SINGAPORE: Her overseas "admirer" promised to lavish her with gold bars, a Louis Vuitton handbag, smartphones and money.
But Ms Tan (not her real name) was then asked to pay S$3,000 to cover a “Singapore tax charge” for the delivery of these gifts.
The 40-year-old agreed, but then came further requests for an additional S$12,500 to be paid.
That was when she knew that she had become a victim of an Internet love scam.
IT STARTED WITH A SIMPLE FRIEND REQUEST
It all started innocently, with a Facebook friend request on Jan 20. “I am used to receiving requests from different friends from different countries,” said Ms Tan in a phone interview on Friday (Feb 9). “So I told myself, this was normal.”
Her new "friend" said he was a 35-year-old Singaporean Chinese man, living in the United States. He told her that he was a maritime engineer, working for an oil and gas company. “He looks quite gentlemanly ... doesn’t look like a bad guy,” said Ms Tan.
After she accepted his friend request, he started messaging her incessantly, even though she told him that she was married and had two children.
They even spoke on the phone. Ms Tan felt assured that he was genuine, as he seemed open to sharing information and did not appear to be hiding anything.
Barely five days after they became Facebook friends, he offered her a "present".
“He said ‘I am going to send you something’,” Ms Tan recalled. “He said that had a good day because his company was giving him a bonus and his salary early. He said ‘I’m going shopping for myself and I want to buy a small present for you.’”
He told Ms Tan that he will be buying her gold bars, a handbag, smartphones, a computer and cash. He also told her that she might need to cover “tax charges” when the package reaches Singapore.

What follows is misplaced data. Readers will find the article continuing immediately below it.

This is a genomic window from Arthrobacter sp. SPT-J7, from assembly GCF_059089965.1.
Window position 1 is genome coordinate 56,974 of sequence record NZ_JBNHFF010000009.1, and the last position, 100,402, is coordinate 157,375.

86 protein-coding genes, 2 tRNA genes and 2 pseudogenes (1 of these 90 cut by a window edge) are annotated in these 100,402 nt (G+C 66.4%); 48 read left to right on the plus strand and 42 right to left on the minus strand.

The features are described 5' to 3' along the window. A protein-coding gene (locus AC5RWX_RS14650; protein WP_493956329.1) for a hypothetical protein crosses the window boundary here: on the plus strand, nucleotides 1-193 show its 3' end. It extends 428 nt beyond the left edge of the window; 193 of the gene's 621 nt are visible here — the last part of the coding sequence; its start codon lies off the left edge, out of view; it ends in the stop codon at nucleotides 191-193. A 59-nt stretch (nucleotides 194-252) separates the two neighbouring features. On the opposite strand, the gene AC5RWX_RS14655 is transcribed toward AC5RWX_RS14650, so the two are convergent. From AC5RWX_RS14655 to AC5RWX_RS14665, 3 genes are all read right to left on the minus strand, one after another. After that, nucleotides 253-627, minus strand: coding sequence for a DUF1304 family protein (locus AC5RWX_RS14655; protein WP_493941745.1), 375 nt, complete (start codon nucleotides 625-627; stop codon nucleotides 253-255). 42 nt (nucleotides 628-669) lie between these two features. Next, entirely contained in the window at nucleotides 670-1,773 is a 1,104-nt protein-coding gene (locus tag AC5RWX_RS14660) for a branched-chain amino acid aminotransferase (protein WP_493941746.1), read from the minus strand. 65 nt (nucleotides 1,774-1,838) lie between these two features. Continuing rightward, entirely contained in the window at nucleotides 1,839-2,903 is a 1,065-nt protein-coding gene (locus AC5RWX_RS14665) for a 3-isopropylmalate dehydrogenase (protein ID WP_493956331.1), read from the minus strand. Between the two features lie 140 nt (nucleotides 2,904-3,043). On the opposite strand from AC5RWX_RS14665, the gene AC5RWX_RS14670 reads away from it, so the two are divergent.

On Jan 29, Ms Tan received a phone call from a purported "courier service" saying that her package had arrived. The caller also asked her to transfer S$3,000 to a local bank account to cover "additional taxes".
She did as she was told, but then the courier service asked for more money.
“When (the courier service person) told me S$12,500, I immediately sent a message to him that I am going to report this to the police, because I realised that something was actually wrong,” Ms Tan said.
Tan reported the case to the police the same afternoon. It was just 10 days after she befriended the man on Facebook.
S$99 MILLION LOST TO SCAMS IN 2017: POLICE
It is not just Internet love scams that are on the rise, but various forms of fraud as well, with at least S$99 million lost to scammers last year, said the Singapore Police Force.
Email impersonation scams raked in the highest amount, with victims losing at least S$43 million - the most in the last three years and a 70 per cent spike from 2016. The largest amount swindled in a single case last year was S$5.7 million.
There were 328 cases of email impersonation in 2017, an almost 30 per cent jump from 257 cases in 2016.
Most of the victims were businesses who were deceived into transferring money to fraud bank accounts of their business partners.
The police have previously said that business email impersonation scams usually involve companies with overseas clients or transactions.
In many cases, the scammers were believed to have hacked into the victims' email account or their suppliers' first, and familiarised themselves with the email correspondence.
They would then use the supplier’s email account or create a spoof account closely resembling that of the suppliers’, and ask victims to transfer payments to a new bank account.